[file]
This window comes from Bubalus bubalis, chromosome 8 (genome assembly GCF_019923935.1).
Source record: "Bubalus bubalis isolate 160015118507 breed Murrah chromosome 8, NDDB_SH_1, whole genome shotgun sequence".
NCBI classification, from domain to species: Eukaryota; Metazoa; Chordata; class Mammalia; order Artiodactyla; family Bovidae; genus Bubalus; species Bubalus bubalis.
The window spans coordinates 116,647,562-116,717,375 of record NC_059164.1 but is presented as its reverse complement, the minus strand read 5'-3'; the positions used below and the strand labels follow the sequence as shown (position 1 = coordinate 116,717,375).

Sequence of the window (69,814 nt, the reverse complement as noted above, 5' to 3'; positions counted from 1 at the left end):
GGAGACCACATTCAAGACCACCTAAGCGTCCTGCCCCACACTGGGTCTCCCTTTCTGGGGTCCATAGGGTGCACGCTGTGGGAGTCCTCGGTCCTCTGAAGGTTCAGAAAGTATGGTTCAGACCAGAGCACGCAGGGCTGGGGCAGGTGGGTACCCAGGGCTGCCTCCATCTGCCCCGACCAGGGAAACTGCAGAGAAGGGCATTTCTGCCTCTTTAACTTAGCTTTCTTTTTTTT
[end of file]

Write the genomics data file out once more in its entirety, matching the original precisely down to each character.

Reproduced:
This window comes from Bubalus bubalis, chromosome 8 (genome assembly GCF_019923935.1).
Source record: "Bubalus bubalis isolate 160015118507 breed Murrah chromosome 8, NDDB_SH_1, whole genome shotgun sequence".
NCBI classification, from domain to species: Eukaryota; Metazoa; Chordata; class Mammalia; order Artiodactyla; family Bovidae; genus Bubalus; species Bubalus bubalis.
The window spans coordinates 116,647,562-116,717,375 of record NC_059164.1 but is presented as its reverse complement, the minus strand read 5'-3'; the positions used below and the strand labels follow the sequence as shown (position 1 = coordinate 116,717,375).

Sequence of the window (69,814 nt, the reverse complement as noted above, 5' to 3'; positions counted from 1 at the left end):
GGAGACCACATTCAAGACCACCTAAGCGTCCTGCCCCACACTGGGTCTCCCTTTCTGGGGTCCATAGGGTGCACGCTGTGGGAGTCCTCGGTCCTCTGAAGGTTCAGAAAGTATGGTTCAGACCAGAGCACGCAGGGCTGGGGCAGGTGGGTACCCAGGGCTGCCTCCATCTGCCCCGACCAGGGAAACTGCAGAGAAGGGCATTTCTGCCTCTTTAACTTAGCTTTCTTTTTTTT